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Encountering geoscience issues in the popular press
Marian Buzon, University of Idaho
Geoscientists (as do all scientists) have a duty to present facts to their audience, whether that audience is composed of other scientists or of the general public. Many scientific issues find their way into the popular press limelight and become blown out of proportion or are even presented in such a way that the articles are factually inaccurate. This activity involves critical reading of popular press articles and a little research to focus on the facts of the straight-up science. A few articles and research prompts of choice have been selected as examples.
This activity can be used with a group of individuals having any background in science and research, and could also involve those with a background in law or media studies.
Skills and concepts that students must have mastered
Participants should have a general background in how to find reliable research resources. Mastery of scientific skills or knowledge is not necessary, but general geoscience knowledge is recommended (college sophomores or higher education).
How the activity is situated in the course
The participants should have at least a week of notice before the activity in order to find a popular press article that discusses a scientific issue, and to prepare their research. Students should present a brief summary of the article and deliver a few minutes lesson on the science. After presentations, the class should engage in a discussion/debate about the involvement of scientists in educating the public. Participants can work in groups or may split into groups for the discussion.
Goals Content/concepts goals for this activity
- Make future scientists aware of the power that popular press articles have on the public. We all hold a duty to provide facts to our audiences; this ideal should be instilled in undergraduate coursework to emphasize its importance.
- Show students that there are many ways we are directly affected by geoscience issues. We (society) need people that understand and can explain the interface between humans/human health and geoscience.
Higher order thinking skills goals for this activity
Students should to be able to recognize when an article is not written by a science professional, and need to be able to present scientific facts in an unbiased manner.
Other skills goals for this activity
Basic research skills are required such as finding reliable sources and navigating databases.
Ethical Principles Addressed in this Exercise
- Fulfilling duties as a scientist, presenting facts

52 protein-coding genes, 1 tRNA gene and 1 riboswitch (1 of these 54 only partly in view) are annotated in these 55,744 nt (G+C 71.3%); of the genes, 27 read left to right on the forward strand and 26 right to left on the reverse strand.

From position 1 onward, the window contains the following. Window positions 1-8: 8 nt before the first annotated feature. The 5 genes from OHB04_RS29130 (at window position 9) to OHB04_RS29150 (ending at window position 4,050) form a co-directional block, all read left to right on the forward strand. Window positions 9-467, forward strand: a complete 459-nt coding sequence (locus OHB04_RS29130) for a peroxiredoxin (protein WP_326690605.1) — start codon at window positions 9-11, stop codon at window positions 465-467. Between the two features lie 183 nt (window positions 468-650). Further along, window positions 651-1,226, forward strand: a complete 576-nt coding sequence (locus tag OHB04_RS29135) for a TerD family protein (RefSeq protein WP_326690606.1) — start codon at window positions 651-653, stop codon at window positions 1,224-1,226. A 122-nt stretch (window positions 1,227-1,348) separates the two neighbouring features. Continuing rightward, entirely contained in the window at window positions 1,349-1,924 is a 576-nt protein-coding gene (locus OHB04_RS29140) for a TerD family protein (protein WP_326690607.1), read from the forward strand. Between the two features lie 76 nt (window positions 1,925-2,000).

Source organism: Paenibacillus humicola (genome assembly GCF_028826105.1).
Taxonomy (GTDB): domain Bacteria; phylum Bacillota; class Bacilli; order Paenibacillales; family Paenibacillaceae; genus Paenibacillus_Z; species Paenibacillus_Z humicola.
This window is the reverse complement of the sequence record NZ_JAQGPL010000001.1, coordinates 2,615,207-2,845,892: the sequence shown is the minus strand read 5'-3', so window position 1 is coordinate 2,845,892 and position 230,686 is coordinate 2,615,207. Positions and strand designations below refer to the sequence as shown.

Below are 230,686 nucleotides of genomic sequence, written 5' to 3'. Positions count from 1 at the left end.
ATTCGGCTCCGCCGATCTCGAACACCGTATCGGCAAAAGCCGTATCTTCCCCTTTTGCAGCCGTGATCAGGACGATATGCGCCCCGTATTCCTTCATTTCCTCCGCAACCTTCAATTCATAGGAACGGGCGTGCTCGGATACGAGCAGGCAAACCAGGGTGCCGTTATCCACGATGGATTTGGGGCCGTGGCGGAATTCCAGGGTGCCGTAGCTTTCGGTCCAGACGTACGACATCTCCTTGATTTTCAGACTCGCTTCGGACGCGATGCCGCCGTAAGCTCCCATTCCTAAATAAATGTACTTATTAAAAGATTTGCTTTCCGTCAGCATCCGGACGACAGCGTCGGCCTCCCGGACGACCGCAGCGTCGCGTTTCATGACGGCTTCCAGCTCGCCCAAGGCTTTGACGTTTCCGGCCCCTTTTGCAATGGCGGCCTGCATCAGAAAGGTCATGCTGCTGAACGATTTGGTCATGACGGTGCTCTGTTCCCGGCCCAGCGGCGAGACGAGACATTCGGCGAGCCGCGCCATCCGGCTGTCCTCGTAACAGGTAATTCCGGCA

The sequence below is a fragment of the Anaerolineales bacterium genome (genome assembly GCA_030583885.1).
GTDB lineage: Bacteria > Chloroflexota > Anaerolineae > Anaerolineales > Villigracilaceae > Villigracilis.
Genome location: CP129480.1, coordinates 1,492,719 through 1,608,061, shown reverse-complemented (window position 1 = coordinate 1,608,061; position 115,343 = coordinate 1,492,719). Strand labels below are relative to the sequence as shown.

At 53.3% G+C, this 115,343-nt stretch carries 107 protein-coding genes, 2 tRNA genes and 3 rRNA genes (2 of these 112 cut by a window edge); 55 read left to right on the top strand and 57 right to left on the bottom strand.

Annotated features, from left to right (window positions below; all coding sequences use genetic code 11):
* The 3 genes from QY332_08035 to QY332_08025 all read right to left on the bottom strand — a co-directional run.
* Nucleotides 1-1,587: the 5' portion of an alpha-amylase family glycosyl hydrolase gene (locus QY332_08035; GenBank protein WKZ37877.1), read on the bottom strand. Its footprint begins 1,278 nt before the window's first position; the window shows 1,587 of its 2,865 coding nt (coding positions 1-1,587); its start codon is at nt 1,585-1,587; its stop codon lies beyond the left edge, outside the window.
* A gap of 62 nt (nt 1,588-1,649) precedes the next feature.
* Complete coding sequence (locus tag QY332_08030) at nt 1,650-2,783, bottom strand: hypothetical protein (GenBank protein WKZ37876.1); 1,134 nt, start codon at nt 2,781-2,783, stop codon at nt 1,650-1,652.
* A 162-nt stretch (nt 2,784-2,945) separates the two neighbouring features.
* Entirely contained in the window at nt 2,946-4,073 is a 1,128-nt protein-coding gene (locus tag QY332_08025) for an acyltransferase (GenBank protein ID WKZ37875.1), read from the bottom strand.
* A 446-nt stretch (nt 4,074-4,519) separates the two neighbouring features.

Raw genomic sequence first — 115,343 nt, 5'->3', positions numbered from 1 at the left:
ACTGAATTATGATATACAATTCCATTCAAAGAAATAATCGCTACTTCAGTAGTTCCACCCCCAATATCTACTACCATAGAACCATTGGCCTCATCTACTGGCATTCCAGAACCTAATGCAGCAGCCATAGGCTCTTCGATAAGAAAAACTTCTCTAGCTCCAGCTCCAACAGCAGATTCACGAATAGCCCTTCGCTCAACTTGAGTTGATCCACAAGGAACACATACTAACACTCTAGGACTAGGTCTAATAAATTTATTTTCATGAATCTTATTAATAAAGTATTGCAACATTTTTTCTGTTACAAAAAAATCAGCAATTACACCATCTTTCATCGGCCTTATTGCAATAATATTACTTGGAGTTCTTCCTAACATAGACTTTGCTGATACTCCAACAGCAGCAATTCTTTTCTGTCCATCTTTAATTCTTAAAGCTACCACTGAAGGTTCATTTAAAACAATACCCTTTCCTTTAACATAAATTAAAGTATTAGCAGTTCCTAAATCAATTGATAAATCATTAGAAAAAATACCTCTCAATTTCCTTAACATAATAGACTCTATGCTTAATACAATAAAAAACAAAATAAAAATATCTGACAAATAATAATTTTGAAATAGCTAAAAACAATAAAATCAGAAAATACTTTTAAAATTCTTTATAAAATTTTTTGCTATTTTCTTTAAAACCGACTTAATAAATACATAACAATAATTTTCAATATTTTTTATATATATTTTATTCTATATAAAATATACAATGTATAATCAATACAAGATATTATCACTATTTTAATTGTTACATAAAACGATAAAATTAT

- Bias in popular press articles
- Interface between humans and geoscience; what are the impacts?
Case Study Scenario
- Select a popular press geoscience article: choose an article that is not written by a geoscience professional but addresses a geoscience issue.
- Getting to know the author: Who wrote this article? It may be interesting to read other articles by the same author to get a taste for their voice/views.
- Fact Finding: Define key words in the article; think of words that are specific to geology that many people might not know exactly what they mean. Describe analytical methods, processes, or mechanisms that would not be "common knowledge". Research the effects, if applicable, of decisions made concerning your topic. Create a brief ,unbiased presentation of the facts you have found and present to your audience.
- Group Discussion: After presentations, meet in small groups to discuss the significance of educating your audience versus "opinionating" them. Consider the following questions:
- Are there times when it is appropriate for scientists to give their opinion on an issue?
- Popular press articles can bring a lot of attention to an issue. Discuss the positive and negative effects of science journalism. How does it affect people outside the scientific community and those within the scientific community/ geoscience industry?
- Can information ever be presented in a completely unbiased manner?
Teaching Notes and Tips
This case study could easily be split into two activities and might not be suitable for all groups of students. I like the pairing of giving a presentation, and group discussion because it requires two different types of participation. Many students, and people in general, are not comfortable with talking in front of a group so this is a good opportunity to do so in a low key environment. On the other hand, group work activities typically do not guarantee that all students are engaged, but are a far less intimidating way to participate.
Generally, it is best to find popular press articles that were written in the last couple years so that the information is up to date. However, it may be interesting to encourage students to look at older articles to see how popular opinions have changed over time with regard to certain issues.